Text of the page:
This Christmas break my family decided to trek down to Pompeii to visit the ruins and Mount Vesuvius, something that I have wanted to do for a long time. If you’ve ever taken an introductory geology class, then you’ve probably heard the story of the eruption of Vesuvius in 79 AD, as it is used to illustrate several concepts about volcanic eruptions. The 79 AD eruption began with a Plinian eruption, where a large column of ash extends high into the air, as far as the stratosphere. The term “Plinian eruption” is derived directly from the 79 AD Vesuvius eruption – Pliny the Younger was one of the first people to describe a volcanic eruption in detail. There are many examples of Plinian eruptions from the last few decades – Mount Pinatubo in 1991, Mount St. Helens in 1980, and most recently, Eyjafjallajökull in 2010. After a day of Plinian-style eruption, several pyroclastic flows covered the cities of Pompeii, and, in particular, Herculaneum. Like many other volcanos, Mount Vesuvius is found at the intersection of two plate boundaries. The African Plate is subducting (diving down) beneath the Eurasian Plate, and as this occurs, melted rock moves up towards the surface and eventually erupts from the volcano.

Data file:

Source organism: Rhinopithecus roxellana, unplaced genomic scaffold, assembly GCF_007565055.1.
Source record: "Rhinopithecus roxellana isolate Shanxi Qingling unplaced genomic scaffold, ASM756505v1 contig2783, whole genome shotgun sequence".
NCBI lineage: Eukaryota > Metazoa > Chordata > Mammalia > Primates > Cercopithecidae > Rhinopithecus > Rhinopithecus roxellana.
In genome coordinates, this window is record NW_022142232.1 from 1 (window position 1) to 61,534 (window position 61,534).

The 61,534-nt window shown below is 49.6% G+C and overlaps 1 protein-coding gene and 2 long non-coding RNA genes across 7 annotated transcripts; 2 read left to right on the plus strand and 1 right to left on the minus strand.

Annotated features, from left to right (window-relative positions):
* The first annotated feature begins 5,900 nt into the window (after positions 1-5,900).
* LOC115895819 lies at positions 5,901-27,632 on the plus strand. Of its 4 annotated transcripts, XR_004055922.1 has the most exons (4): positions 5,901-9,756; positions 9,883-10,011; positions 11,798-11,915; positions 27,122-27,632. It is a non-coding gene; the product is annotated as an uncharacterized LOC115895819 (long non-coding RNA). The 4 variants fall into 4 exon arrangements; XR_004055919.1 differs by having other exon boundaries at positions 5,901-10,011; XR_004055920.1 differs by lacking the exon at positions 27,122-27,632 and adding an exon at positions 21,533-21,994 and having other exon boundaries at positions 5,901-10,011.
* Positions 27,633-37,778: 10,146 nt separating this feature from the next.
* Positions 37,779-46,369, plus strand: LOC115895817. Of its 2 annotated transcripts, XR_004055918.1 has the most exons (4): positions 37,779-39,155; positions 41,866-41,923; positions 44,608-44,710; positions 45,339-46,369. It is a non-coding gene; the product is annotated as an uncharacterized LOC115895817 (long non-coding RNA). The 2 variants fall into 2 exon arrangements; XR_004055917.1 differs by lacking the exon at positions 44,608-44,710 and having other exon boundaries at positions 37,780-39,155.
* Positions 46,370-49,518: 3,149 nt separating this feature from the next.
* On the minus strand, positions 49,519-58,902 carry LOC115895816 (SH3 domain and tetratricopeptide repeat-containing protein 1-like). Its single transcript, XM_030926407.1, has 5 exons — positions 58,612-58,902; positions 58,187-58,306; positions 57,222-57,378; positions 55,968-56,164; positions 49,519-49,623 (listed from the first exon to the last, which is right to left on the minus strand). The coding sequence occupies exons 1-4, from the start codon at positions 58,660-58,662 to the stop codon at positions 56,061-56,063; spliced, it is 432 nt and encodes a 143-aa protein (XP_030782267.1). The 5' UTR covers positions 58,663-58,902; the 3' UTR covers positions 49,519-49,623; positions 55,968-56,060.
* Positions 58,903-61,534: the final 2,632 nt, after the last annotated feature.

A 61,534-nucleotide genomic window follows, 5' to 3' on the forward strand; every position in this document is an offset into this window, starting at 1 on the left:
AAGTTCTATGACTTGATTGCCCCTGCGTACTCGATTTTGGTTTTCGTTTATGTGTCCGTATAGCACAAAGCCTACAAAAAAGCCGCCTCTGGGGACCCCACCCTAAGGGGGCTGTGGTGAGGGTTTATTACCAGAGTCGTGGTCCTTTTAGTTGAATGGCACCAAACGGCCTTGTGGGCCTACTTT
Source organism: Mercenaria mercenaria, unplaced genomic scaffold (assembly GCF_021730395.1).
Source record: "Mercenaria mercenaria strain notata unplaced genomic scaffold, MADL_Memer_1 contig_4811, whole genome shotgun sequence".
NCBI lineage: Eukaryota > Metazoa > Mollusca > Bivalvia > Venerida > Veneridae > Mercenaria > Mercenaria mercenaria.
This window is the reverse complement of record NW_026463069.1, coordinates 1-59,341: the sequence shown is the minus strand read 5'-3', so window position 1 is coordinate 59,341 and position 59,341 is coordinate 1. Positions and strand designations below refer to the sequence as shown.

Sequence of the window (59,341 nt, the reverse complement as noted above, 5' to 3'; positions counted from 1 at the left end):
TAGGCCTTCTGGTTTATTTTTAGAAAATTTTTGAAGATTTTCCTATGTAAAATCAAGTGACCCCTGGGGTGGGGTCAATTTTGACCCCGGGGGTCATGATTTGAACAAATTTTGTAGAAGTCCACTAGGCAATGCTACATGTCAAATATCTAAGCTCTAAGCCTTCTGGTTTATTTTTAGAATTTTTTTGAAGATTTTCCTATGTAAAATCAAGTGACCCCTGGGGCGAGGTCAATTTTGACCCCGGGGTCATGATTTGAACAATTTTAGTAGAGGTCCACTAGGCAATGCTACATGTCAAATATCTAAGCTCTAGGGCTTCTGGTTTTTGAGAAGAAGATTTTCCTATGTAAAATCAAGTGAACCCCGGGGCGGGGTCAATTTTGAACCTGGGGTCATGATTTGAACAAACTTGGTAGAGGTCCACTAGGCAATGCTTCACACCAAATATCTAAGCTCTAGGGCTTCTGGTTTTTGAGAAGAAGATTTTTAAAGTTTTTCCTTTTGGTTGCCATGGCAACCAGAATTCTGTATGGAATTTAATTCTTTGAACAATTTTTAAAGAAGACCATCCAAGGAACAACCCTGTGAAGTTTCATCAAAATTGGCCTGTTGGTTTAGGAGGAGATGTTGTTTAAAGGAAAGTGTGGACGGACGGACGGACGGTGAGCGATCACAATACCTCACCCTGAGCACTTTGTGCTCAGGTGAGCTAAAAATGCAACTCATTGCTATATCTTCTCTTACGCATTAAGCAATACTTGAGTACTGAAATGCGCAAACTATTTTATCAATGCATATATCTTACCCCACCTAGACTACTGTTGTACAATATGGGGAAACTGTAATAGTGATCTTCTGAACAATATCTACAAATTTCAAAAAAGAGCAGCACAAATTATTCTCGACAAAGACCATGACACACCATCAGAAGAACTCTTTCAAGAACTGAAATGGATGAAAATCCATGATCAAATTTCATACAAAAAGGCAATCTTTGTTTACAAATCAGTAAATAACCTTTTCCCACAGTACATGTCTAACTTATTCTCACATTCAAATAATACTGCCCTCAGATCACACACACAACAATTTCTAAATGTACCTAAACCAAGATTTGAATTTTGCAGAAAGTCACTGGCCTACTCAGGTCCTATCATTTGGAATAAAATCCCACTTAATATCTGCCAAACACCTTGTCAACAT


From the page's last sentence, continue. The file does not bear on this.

The volcano was steaming away when we climbed it last week – a good reminder that Vesuvius is just snoozing, not dead.
Wikipedia directed me to this very interesting article about the danger Vesuvius poses today to an ever-growing population along its flanks. A future eruption by Vesuvius could seriously affect at least 600 000 people who live in the ‘red zone’, and up to 3 million people in the surrounding areas. There are emergency plans in place to evacuate these people, but there is concern that they may not be adequate. During our walk up the volcano, I did spot a lot of interesting looking monitoring stations, and you can see what Vesuvius is up to at this website.
On a somewhat lighter note, you can get Pizze Plinio in Pompei! (It has bufala and parmesan cheese, prosciutto crudo, tomatoes, and rocket lettuce...which I suppose is like a volcano...a delicious, delicious volcano...).